Annual vines require less commitment and are more playful than perennial and woody vines, such as wisteria, clematis, and climbing hydrangea. They offer a chance to experiment. The small investment of a packet of seeds or a few transplants yields, in one season, an abundance of blooms.
Lisa Hilgenberg, a horticulturist at the Chicago Botanic Garden, calls annual vines "the divas of the garden—and they are sport-utility, too, because they are really beautiful and functional." Hilgenberg is in charge of the Regenstein Fruit and Vegetable Garden and is, naturally, partial to Malabar spinach, cucumbers, and other vines that offer an edible harvest. She has also grown many ornamental annual vines. "When we grow them, we want them to be plants with a 'wow' effect," she says.
All vines should be planted against a suitably sturdy trellis or tepee. Some need a little encouragement to get started and a bit of training as the season advances, but in a sunny spot, they grow and bloom without further pampering. Their bright flowers light up an arbor or pergola, and they're equally adept at covering an eyesore. "It's like painting a room," Hilgenberg says. "The reward far exceeds the effort."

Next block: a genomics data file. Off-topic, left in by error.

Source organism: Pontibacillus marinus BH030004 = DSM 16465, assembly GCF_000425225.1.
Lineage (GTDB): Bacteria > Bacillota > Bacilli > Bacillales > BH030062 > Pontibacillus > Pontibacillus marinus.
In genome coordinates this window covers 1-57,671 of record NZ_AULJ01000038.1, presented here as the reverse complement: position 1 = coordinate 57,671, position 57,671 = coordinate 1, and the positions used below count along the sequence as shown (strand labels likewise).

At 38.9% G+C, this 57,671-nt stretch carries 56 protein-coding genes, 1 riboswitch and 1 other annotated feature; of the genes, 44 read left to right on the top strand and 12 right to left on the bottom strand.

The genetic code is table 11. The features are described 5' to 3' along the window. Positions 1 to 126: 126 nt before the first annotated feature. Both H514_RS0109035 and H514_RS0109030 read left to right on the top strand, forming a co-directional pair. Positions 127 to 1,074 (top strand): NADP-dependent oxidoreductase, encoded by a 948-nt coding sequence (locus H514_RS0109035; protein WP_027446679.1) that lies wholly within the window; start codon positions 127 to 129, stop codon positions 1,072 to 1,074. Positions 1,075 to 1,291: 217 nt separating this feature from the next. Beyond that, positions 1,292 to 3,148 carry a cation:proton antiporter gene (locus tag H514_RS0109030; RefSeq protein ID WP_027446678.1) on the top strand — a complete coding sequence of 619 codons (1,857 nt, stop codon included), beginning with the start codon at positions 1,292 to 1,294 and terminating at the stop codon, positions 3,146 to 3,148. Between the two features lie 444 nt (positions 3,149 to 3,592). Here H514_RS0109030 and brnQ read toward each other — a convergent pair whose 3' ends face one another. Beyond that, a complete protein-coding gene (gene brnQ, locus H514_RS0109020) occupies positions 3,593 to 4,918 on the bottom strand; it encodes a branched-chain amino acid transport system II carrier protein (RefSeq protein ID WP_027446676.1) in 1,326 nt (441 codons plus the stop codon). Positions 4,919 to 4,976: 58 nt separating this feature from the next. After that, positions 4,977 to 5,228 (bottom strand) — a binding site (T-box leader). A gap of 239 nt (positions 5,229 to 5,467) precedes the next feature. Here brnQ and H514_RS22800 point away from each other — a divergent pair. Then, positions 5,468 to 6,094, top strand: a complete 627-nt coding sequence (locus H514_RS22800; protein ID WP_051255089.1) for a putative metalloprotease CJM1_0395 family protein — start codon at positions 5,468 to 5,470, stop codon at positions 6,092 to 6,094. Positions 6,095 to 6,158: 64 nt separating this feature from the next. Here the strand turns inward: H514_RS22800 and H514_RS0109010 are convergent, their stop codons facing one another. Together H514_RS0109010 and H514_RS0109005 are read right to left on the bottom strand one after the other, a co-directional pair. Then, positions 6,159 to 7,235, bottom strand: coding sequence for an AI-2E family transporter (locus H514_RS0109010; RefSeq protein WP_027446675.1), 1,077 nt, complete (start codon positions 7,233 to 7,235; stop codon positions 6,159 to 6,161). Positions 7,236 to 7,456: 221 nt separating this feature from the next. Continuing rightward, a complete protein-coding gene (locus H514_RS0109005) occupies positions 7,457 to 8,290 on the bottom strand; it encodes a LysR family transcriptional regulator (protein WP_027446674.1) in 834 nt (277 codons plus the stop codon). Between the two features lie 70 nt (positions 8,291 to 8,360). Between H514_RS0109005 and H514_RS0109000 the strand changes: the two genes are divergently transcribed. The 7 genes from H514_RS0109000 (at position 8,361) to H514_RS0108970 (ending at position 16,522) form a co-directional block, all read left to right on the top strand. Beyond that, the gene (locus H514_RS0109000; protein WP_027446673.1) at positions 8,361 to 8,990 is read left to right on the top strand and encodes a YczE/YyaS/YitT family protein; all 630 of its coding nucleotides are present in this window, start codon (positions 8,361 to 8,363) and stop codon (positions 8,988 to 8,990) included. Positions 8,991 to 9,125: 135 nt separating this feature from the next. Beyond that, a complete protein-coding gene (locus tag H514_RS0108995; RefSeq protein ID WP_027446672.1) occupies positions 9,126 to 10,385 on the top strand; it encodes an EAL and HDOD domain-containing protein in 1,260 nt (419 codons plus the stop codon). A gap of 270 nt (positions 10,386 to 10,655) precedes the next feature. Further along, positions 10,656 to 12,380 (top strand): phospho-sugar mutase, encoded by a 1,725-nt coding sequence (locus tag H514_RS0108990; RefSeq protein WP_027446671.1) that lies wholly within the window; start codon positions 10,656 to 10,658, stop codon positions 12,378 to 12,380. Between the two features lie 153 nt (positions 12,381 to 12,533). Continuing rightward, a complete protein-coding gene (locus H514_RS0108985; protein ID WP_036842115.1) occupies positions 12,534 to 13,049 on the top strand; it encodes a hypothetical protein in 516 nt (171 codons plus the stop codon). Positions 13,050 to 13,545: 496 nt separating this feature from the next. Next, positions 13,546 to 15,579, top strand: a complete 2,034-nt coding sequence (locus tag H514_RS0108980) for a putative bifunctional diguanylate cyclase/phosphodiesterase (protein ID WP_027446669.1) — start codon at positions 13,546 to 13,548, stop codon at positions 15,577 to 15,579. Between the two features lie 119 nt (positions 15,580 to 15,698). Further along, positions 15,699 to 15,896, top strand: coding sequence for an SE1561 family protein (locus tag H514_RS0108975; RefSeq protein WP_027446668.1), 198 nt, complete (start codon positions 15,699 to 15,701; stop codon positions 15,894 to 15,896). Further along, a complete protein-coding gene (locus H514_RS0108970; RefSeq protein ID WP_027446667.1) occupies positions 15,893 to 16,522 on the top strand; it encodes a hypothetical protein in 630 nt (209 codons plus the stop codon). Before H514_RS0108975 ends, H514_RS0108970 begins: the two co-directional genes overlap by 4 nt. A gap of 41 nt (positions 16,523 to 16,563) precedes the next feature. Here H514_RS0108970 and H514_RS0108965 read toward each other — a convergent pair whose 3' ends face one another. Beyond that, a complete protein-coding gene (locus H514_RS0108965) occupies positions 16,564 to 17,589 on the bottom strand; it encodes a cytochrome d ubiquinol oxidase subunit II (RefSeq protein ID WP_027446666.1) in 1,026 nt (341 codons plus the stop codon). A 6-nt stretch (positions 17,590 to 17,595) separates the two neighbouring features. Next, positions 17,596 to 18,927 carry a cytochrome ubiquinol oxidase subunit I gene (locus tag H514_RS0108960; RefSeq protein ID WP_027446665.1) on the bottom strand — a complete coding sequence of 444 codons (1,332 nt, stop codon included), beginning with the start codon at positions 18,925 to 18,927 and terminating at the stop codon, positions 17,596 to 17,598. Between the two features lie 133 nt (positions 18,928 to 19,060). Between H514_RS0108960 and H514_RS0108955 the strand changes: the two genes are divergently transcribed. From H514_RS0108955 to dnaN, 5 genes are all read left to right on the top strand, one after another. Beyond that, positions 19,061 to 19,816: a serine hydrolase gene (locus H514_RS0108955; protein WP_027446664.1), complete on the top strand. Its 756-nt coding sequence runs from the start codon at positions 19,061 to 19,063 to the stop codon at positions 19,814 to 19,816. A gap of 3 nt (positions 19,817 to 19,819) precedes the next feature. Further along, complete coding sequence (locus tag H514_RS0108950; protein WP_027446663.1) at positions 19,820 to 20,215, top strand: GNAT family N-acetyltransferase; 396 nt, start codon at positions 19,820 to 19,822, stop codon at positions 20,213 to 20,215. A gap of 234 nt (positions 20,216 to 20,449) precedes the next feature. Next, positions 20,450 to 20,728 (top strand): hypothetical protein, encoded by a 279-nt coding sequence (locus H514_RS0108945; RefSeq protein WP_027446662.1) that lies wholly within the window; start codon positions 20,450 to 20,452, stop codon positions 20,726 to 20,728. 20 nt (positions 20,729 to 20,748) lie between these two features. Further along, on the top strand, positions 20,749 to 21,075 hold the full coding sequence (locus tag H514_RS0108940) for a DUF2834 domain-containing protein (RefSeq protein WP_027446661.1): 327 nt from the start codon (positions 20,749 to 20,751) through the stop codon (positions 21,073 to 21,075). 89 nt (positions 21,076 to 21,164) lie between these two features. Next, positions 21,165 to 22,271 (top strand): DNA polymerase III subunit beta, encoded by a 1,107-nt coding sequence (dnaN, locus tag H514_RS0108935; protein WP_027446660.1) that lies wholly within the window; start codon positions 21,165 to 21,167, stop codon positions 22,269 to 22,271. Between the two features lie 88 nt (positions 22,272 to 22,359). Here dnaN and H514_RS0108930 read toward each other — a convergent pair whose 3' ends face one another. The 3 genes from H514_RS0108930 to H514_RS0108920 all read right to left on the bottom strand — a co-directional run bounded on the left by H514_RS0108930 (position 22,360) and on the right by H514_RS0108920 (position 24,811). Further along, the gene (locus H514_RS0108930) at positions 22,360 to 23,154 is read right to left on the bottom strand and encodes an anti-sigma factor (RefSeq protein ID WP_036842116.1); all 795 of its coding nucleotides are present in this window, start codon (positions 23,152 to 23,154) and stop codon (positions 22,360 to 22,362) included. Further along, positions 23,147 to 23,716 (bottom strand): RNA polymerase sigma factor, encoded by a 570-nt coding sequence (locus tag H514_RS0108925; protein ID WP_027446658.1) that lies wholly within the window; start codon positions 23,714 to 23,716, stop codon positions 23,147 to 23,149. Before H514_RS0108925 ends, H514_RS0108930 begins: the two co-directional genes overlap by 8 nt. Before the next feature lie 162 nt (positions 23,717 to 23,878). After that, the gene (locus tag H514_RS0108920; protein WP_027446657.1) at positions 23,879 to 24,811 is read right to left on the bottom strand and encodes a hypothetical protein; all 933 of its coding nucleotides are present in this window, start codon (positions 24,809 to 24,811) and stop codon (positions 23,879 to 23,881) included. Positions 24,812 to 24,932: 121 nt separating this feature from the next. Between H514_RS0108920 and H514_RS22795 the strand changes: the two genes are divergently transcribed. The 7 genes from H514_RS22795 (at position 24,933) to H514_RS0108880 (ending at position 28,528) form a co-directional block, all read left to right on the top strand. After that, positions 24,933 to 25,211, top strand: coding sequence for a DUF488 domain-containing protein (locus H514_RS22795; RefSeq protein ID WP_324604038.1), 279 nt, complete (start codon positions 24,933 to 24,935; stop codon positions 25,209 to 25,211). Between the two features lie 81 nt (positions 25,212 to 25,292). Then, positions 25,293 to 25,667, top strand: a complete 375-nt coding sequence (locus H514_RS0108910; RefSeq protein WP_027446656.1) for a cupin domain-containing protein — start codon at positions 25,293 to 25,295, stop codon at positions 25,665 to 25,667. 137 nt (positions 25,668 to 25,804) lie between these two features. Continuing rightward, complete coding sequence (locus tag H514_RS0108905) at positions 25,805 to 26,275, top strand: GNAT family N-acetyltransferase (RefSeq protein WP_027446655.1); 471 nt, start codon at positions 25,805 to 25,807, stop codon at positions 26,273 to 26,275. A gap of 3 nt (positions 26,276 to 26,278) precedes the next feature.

"Annual vines are more popular than ever, because people are beginning to catch on that vertical gardening is really a good thing to do," says Renee Shepherd of Renee's Garden. "You can have more flowers or vegetables in less space."
There is perhaps no more dramatic vine than purple hyacinth bean, whose shiny purple pods gleam darkly from amidst a dense bower of dark green or nearly purple leaves. Hyacinth bean vines twine willingly and quickly up an arbor or race to cover a chain-link fence, growing up to 20 feet in the course of a season. At the Chicago Botanic Garden, gardeners grew hyacinth bean up an obelisk in a large pot, with ornamental millet and basil around the base, Hilgenberg says. She especially likes 'Ruby Moon', which has clusters of lilac flowers on long stalks. Plant seeds in full sun. Hyacinth bean is perennial in USDA Plant Hardiness Zone 10 and warmer; elsewhere, grow it as an annual.
More big vines: Spanish flag (Ipomoea lobata) and other vines in the morning glory family are easy to grow from seed. In hot-summer climates, they will twine 15 feet or more. Spanish flag bears showy clusters of small red-and-yellow flowers, starting in midsummer.